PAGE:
Although he used a trust rather than a simple will, there still were many open ends and a lingering legal battle between his kids and his wife that he had not intended. What happened can be instructive for anyone arranging their affairs with any size estate. Steve and Sinclair review key elements and attorney opinions. In the Q & A segment, estate planning attorney Richard Dwornik and Certified Financial Planner® Murray Titterington with IQ Wealth join the A-Team to discuss special needs trusts and spendthrift trust provisions. PS: see if you can spot the flaw in segment 2 and email us!! Steve@IQWealth.com
Some economists are starting to whisper the "R" word--recession. While it doesn't appear to be on the immediate horizon, its important to remember that the last recession began in December of 2007, but economists only knew that by looking back, after the fact. They officially called the recession of 2008 a full year after it startted. Since World War II, recessions have occurred an average of every five years. The current expansion is more than six years old, beginning in July 2009.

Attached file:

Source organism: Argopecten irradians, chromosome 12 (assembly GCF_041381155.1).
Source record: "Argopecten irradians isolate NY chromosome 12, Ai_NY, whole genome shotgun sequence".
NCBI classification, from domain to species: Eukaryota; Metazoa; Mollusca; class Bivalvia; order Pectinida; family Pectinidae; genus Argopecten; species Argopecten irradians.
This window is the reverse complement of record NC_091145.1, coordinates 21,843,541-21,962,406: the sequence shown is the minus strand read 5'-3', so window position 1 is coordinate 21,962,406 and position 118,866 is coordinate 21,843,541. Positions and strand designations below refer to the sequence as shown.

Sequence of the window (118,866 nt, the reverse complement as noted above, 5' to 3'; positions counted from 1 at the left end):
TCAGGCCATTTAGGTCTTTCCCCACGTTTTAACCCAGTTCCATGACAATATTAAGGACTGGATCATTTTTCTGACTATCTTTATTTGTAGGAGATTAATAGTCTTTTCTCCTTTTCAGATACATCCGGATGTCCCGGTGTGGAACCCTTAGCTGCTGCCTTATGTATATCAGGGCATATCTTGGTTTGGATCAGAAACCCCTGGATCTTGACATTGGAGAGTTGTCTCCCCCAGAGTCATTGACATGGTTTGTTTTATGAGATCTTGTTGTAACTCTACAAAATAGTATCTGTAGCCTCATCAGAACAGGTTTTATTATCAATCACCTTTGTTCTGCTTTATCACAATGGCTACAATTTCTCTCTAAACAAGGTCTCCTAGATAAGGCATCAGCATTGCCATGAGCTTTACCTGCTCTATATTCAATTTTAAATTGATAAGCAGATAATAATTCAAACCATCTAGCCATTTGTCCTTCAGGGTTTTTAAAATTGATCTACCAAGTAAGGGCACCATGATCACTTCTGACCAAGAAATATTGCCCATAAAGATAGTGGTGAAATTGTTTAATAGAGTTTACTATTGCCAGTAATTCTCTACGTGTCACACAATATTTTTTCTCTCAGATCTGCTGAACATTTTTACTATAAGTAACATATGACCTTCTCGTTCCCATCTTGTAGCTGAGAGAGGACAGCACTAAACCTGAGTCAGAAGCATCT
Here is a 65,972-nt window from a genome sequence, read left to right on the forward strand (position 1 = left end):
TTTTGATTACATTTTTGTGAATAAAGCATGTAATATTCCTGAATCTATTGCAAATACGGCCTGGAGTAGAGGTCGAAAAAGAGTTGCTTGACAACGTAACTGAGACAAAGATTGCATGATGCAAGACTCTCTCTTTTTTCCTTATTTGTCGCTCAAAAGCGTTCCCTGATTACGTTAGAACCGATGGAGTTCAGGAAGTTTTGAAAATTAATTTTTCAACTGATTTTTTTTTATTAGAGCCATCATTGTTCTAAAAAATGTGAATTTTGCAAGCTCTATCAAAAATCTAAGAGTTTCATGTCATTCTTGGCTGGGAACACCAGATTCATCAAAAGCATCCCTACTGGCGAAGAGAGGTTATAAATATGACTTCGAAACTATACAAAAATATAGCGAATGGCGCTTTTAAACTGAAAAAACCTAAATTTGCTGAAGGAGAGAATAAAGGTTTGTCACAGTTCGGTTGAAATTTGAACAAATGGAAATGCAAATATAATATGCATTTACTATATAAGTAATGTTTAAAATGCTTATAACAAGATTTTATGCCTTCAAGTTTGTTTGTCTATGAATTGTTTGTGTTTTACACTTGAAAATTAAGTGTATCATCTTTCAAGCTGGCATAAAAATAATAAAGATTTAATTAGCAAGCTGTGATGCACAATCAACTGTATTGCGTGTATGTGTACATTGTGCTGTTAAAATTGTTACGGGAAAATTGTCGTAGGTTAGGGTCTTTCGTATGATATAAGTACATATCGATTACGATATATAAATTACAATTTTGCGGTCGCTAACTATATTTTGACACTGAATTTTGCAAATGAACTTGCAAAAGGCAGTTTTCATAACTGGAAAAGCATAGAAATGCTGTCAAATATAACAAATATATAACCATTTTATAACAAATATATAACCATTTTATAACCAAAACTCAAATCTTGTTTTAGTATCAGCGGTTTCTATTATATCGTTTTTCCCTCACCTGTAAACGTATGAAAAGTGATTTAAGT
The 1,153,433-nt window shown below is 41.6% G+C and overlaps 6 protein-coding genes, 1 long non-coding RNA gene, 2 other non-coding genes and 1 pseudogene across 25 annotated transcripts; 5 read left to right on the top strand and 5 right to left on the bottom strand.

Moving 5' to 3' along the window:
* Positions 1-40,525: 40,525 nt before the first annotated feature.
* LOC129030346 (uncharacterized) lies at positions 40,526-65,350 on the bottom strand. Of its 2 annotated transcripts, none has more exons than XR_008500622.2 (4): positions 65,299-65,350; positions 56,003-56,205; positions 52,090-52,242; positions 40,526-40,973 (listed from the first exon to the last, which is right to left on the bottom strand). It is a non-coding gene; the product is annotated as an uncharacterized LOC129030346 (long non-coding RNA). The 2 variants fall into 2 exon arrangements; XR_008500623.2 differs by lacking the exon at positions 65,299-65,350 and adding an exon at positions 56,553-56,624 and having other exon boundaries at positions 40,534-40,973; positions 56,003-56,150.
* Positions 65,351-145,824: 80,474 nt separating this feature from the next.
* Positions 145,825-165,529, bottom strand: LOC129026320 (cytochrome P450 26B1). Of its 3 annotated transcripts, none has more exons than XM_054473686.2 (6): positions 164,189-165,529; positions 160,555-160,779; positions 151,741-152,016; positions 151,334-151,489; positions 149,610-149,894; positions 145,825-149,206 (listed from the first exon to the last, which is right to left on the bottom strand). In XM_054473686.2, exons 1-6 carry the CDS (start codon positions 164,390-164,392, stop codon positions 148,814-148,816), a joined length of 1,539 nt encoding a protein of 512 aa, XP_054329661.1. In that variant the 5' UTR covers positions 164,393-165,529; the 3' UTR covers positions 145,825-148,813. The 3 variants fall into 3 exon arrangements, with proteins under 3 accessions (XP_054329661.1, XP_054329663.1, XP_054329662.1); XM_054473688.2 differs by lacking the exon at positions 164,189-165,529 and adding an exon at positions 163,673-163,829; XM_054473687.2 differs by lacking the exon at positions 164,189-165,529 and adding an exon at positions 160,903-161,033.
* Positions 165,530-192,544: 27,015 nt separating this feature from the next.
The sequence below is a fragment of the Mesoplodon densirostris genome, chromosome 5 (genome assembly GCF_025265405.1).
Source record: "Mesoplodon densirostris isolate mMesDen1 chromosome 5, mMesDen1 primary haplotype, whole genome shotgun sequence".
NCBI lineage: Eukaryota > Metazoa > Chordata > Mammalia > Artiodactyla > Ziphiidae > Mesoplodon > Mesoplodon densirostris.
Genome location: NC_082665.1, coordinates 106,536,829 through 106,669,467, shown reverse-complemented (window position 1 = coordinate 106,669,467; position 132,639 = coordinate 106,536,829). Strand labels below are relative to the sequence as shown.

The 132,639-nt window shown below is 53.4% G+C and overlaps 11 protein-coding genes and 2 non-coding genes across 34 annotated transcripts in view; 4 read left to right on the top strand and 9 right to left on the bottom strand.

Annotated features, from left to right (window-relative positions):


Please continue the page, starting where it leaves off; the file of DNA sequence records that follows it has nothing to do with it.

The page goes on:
Meanwhile, globally, copper prices keep falling, hitting a new six-year low on fresh signs of a slowdown in China. Economic weakness in the world’s biggest copper consumer has led to reduced demand for the metal, which is used in everything from iPhones to refrigerators and pipes. Shares of mining companies have also suffered. It has directly hit economies like Australia and others. Steve and Sinclair explore multiple reports in the Wall Street Journal regarding the historic deflationary trend worldwide, keeping interest rates very low.
In the Q & A segment CPA Nick Stefaniak joins the A-Team for a lively quiz on tax planning. Fun and informative!
Just over five years after it began offering rides in San Francisco, Uber now operates in 342 cities spread across more than 60 countries. It’s the poster child for the so-called sharing economy, employing some 327,000 freelance drivers in the U.S. and hundreds of thousands more around the world. Almost overnight, it is a $51 billion global company. But it's tax scheme allows it to pay virtually no taxes, since it operates on royalties out of the Netherlands, where royalties are not taxed. Steve and Sinclair review an exploration of Uber's controversial business model reported by Fortune Magazine.
In the Q & A segment, test your knowledge with a financial quiz from the Wall Street Journal.